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@work Day 1: When Nerds come to town

@work Day 1: When Nerds come to town

First Day's Bloggers: Ashley, Ghislaine, Andreyan

First Day's Bloggers: Ashley, Ghislaine, Andreyan

First Day’s Bloggers: Ashley, Ghislaine, Andreyan

From today on we have every day new ‘guest bloggers’, who share their experience from our workshops, lectures, discussions. So today Ashley, Ghislaine and Andreyan will give insights into day1 of the Baltic Sea Youth Dialogue. They research the multicultural history of the region and share their impressions and experiences of the day in the daily blog.

Find out about their first impressions, nerds and Polish history.

Insights into day 1 of the Baltic Sea Youth Dialogue, a project initiated and financed by the Koerber Foundation and the Council of the Baltic Sea States, with additional funding from EUSBSR.

A few words from the interviewees

My name is Ashley and I come from Wales, I have just finished my high school education and I will be attending university to study law. In future I hope to be a lawyer as I find the law and the upholding of it to be very interesting.

My name is Ghislaine and I’m from Belgium, in July I graduated from high school and in a couple of weeks I’ll start at the University of Antwerp. I’ll be studying Dutch, English and Portuguese. I have four brothers and one sister so I have a really big family!

I am Andreyan and come from Bulgaria. However, I am currently living in Maastricht, Netherlands, where I am studying European Law. I am, also that guy, who cannot stay serious for more than five minutes.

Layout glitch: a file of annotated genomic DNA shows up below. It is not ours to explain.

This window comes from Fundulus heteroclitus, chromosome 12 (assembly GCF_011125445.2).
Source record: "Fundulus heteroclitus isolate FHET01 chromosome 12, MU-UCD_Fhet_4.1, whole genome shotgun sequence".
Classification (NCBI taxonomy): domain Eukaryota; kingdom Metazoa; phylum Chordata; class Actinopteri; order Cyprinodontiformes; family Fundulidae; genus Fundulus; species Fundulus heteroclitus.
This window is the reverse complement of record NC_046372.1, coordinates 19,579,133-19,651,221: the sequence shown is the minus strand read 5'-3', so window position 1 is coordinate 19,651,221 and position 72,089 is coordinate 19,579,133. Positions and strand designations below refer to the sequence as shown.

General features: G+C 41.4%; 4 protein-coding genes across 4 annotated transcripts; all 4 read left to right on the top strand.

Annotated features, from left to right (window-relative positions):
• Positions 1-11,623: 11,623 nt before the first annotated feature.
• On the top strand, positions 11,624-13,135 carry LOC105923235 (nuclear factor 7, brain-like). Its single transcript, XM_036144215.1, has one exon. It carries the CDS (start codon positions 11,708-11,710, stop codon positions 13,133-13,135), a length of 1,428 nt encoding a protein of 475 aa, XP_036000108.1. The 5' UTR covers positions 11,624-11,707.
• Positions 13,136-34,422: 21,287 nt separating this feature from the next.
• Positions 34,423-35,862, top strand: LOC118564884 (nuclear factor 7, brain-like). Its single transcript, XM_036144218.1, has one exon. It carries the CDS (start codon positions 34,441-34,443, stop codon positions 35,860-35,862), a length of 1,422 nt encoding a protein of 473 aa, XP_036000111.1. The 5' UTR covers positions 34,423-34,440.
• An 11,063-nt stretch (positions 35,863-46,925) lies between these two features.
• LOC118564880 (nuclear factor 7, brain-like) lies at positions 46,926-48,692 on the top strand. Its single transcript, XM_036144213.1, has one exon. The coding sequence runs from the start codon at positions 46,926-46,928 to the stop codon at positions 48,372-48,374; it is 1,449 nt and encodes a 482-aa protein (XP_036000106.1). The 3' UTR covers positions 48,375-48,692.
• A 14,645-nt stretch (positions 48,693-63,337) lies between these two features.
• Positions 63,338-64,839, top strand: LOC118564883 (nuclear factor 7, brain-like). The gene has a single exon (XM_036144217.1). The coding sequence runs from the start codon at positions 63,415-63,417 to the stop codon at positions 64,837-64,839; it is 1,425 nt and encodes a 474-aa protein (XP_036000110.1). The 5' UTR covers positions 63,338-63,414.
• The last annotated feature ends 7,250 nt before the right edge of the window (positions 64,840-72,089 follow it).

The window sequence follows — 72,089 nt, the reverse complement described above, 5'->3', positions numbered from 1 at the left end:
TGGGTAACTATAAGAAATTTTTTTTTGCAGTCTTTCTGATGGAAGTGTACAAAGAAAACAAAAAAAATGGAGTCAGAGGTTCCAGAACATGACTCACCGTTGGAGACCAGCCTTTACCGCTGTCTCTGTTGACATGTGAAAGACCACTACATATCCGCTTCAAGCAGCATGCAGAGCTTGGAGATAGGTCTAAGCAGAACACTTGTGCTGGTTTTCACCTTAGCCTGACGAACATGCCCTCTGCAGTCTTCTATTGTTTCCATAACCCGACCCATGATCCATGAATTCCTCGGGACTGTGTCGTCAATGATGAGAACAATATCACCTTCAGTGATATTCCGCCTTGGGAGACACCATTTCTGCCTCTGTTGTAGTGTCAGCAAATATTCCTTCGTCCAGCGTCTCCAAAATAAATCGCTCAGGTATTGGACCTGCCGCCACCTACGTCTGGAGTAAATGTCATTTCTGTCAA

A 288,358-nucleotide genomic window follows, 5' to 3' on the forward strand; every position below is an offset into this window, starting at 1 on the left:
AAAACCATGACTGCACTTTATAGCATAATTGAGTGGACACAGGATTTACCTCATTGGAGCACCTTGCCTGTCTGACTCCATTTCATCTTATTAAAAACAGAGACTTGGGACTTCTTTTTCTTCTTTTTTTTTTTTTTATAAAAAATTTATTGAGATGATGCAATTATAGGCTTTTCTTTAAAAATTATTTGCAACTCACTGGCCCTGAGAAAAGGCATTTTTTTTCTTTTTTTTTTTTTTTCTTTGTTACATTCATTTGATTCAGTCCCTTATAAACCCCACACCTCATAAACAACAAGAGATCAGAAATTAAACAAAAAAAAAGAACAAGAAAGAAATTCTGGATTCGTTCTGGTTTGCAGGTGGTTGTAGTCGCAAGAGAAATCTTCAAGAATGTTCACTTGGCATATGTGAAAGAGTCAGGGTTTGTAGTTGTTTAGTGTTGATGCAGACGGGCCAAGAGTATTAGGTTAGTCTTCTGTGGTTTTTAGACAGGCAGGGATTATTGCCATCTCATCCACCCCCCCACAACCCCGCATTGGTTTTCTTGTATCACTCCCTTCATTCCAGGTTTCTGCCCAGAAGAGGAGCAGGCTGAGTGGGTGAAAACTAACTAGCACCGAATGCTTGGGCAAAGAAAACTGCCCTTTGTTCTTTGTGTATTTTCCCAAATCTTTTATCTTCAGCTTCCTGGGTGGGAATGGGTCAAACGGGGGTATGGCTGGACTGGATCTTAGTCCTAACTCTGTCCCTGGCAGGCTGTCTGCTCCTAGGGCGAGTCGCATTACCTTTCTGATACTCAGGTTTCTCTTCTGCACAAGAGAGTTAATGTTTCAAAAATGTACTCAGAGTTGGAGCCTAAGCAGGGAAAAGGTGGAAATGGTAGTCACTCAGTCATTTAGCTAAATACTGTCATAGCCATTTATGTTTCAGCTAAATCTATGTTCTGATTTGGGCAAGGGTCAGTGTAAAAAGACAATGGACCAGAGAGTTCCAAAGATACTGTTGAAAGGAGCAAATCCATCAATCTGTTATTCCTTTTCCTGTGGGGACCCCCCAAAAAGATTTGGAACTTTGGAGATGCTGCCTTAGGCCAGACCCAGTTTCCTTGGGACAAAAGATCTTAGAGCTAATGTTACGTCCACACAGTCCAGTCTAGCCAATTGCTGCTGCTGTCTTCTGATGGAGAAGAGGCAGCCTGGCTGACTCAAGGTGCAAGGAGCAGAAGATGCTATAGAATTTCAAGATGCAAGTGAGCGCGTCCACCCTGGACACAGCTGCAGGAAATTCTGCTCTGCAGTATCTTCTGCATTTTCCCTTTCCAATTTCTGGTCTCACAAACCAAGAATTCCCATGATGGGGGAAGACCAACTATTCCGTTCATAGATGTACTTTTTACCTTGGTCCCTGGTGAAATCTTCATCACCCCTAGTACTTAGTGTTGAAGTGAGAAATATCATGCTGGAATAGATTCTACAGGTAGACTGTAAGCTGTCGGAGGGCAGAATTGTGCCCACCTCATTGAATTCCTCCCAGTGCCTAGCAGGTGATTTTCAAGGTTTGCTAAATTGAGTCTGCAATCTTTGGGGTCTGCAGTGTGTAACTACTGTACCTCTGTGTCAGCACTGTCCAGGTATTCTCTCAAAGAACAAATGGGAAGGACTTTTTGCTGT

What was your first impression? 

Ashley– The roads were incredibly bumpy on the way in, I think that the inventions of the suspension and shock absorbers have not reached Poland yet. On the other hand, Warsaw’s architecture was very beautiful and the palace of culture and science was a personal highlight, even if it is a sour point for many Polish people. My first thoughts of Olsztyn were that it was a standard university town, we have many in the UK that are similar and everything about Olsztyn reminded me of them. The food after not eating a meal for a day was glorious, not to mention incredibly filling. Additionally, my room was very nice and the bed was incredibly comfortable and sleeping after being awake for 30 hours was fantastic. Overall, my first impressions of the city and the accommodation were good and I cannot wait to see what else Olsztyn and this seminar has in store for me.

Ghislaine– When I arrived in Olsztyn I had been in the bus for two hours seeing nothing but roads and no villages. So I didn’t know what to expect from Olsztyn, when we arrived everything seemed a bit sad and dark. But there was a huge pizza waiting for us so I completely forgot about it. The next morning the sun was shining and I saw how beautiful the campus actually is. After breakfast we drove through Olsztyn and it proved that my first Impression of a dark city was completely wrong!

Andreyan: My trip from Maastricht to Warsaw lasted four hours. It took the same amount of time reach Olsztyn from Warsaw, because we waited for the bus… and we waited for the bus… and we waited for the bus. When I arrived, I was tired, moody and extremely hungry. So the warm pizza that they gave me tasted divine. I went to bed at 1:00 AM, and woke up at 5:30 AM; therefore, my first impression of the first day of camp was “well played brain! I officially hate you!”. However, the initial frustration was about to vanish. It was a very interesting experience, though at the end I really wished I was much better we names.